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Indigenous teens glimpse their motorsport future at Australian Grand Prix

[supplied by NIAA]


Racing Together at the Formula 1 Australian Grand Prix (from left), Karlai Warner (15), Charles Chambers (17), Ayesha Burke (17), F1 World Champion Sir Jackie Stewart, (behind) F1 journalist Joe Saward, former F1 driver Mark Webber, Braedyn Cidoni (18), Racing Together Director and Olympic silver medalist Taliqua Clancy, Tristian Mitchell-Delaney (18). Image: supplied

Five Indigenous teenagers chasing their dream of a career in motorsport were given a glimpse of their potential future during a thrilling, money-can’t-buy weekend at the Australian Grand Prix.

Members of Australia’s first Indigenous motorsport team, Racing Together, the two girls and three boys aged 15-18 met Sir Lewis Hamilton and other Formula 1 personalities, visited F1 and Supercars team garages, observed pit stops and tyre-changing operations and even visited the podium before Ferrari’s Charles Leclerc was crowned the grand prix winner.
The visit was supported by Motorsport Australia and the Australian Grand Prix Corporation and organised by team Chairman and co-founder Garry Connelly AM, who said the aim was to show the young hopefuls the scope of opportunities at motorsport’s ultimate level.
“Racing Together was formed late in 2020 because there have been no Indigenous participants in Australian motorsport, despite the huge opportunities it offers,” Mr Connelly said.
“These young people are part of the first group to be fully supported by our charity as they learn about the sport and run their own car and kart racing teams under the volunteer guidance of some of Australia’s most experienced professionals.
“Formula 1 and Supercars have opened their arms to this unique concept and were generous with invitations across the grand prix weekend.
“To meet Lewis Hamilton, Sir Jackie Stewart, Mark Webber and several F1 team managers and to receive their support and encouragement was an unforgettable experience for our five representatives.
“They’ll now return to the task of preparing their Hyundai Excel and Ricciardo kart at Norwell Motorplex in Queensland with even greater enthusiasm and determination.”
The team members said they were overwhelmed by their impressions of Australia’s biggest motor-racing event.
“I didn’t expect anything like this. It’s amazing, so overwhelming and certainly a money-can’t-buy experience for us,” said kart driver Karlai Warner, 15.
“It was great meeting Lewis Hamilton and seeing all the F1 garages and technical stuff. Lewis surprised us when we were in the Mercedes garage and we were able to get a photo. He was very nice.
“The experience has definitely been inspirational. I can’t wait to get home and start preparing for our next event.”
Hyundai Excel racer Braedyn Cidoni, 18, said the team visited Aston Martin, Mercedes, Ferrari, Williams, Alpine, McLaren and Pirelli Motorsport.
“The whole experience has been very inspiring – I want to be a Formula 1 driver!” he said.
Racing Together has partnered with Shell fuel and lubricants national distributor Viva Energy to extend the Indigenous motorsport program to other parts of Australia over three years, aiming to involve 130 young people.
The charity expects to call for candidates for a second intake of team members later this year.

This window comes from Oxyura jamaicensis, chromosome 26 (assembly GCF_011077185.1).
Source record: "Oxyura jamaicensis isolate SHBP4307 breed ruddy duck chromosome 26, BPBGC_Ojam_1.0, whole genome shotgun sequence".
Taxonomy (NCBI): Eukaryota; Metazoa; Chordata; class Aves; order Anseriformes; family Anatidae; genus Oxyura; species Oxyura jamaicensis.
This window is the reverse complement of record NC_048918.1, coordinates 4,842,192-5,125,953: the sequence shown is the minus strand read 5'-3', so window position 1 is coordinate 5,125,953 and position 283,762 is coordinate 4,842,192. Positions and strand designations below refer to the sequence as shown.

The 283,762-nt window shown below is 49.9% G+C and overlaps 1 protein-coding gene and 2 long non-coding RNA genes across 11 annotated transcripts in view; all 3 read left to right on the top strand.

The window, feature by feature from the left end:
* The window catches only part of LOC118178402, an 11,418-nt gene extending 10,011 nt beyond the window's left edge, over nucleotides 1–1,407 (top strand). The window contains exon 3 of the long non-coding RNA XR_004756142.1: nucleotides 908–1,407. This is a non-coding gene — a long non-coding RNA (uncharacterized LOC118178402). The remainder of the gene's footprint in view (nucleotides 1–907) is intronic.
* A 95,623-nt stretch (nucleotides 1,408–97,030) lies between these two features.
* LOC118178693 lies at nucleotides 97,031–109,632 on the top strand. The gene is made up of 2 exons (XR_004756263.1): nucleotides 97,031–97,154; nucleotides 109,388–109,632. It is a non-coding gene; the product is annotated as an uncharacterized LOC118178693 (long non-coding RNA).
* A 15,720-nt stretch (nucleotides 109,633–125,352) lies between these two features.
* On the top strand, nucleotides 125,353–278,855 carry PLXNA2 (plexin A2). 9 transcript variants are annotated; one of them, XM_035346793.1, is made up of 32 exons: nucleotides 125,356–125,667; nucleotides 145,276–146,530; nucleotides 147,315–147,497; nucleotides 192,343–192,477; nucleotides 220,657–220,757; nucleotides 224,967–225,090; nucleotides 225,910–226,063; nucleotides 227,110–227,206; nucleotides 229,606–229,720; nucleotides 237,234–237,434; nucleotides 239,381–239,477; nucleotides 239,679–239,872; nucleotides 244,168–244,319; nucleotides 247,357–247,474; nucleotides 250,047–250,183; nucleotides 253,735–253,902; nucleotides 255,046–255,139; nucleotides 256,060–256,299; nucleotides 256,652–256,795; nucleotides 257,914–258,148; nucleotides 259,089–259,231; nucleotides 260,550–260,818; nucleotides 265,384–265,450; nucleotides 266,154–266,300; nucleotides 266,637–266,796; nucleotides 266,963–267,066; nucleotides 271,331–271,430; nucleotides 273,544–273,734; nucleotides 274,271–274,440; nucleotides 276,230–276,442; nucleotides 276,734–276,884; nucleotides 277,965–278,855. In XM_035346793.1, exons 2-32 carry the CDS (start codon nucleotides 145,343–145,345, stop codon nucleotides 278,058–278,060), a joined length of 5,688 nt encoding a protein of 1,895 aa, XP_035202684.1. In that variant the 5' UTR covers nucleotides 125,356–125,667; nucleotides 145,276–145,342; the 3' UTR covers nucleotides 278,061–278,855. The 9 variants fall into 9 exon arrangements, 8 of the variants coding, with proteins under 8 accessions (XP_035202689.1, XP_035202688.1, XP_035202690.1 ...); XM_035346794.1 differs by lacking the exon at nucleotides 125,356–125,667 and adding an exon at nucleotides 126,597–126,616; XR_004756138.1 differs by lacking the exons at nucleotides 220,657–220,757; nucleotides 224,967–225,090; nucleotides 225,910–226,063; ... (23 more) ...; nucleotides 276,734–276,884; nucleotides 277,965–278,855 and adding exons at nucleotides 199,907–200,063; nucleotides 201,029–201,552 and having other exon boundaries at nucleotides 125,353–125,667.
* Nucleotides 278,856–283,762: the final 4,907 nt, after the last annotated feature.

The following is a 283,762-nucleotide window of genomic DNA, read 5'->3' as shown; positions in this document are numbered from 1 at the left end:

Seasoned fashion designer and first-time fashion performance curator, Lynelle Flinders said this year’s cohort of models will be a mix of experienced Indigenous performers and newcomers.


“It is important that we secure a group of more experienced models that will lead the way and mentor first timers into what is destined to be a truly exciting and special performance,” Ms Flinders said.


Including both 2020 and 2021 online iterations, one of Far North Queensland’s favourite Indigenous models and mentor Benita Williams has participated in almost every CIAF fashion performance since 2015.


“My experience with CIAF has been a real journey since my first fashion performance.  Since then, I have met so many people within the modelling industry.  It has been an amazing journey watching the event and audience grow. 


“CIAF is a great way to get into modelling and could easily lead you to other careers whether it is art, fashion and / or performance.  Once you’re in we become like family, working together as one to create something so meaningful to our culture and who we are and where we come from.  I love seeing new faces stepping in to have a go, it’s an awesome experience and I’d recommend it to anyone with or without experience.  I’m so excited to see what is created this year,” Ms Williams said.


Interested models and performances have until Friday 6 May 2022 to complete an expression of interest online via the CIAF website, Or, Click here.


Gurindji Freedom Day Festival

[by Kate Dinning]

Freedom Day is one of the most unique and remote festival experiences Australia has to offer. Held on Gurindji country, the birthplace of Aboriginal Land Rights, Freedom Day Festival commemorates the Wave Hill Walk-off - a pivotal moment in Australia’s history.

Hepatitis, HIC virus rates stubbornly high triggering concern for Aboriginal communities

[Tom Robinson, ABC]

Bloodborne virus program manager Lisa Bastian said figures for hepatitis C and similar viruses, such as hepatitis B and HIV, had declined in the general population in recent years.

The Greens have promised to give every survivor of the Stolen Generation $200,000 each

[Charisa Bossinakis, LAD Bible]

Ahead of the Federal election on May 21, the party has proposed that if they acquire the balance of power, they promise to make billionaires and big corporations pay their fair share of tax. The Greens will then use a portion of that billionaires tax to give every Stolen Generation member $200,000 each, according to their website.

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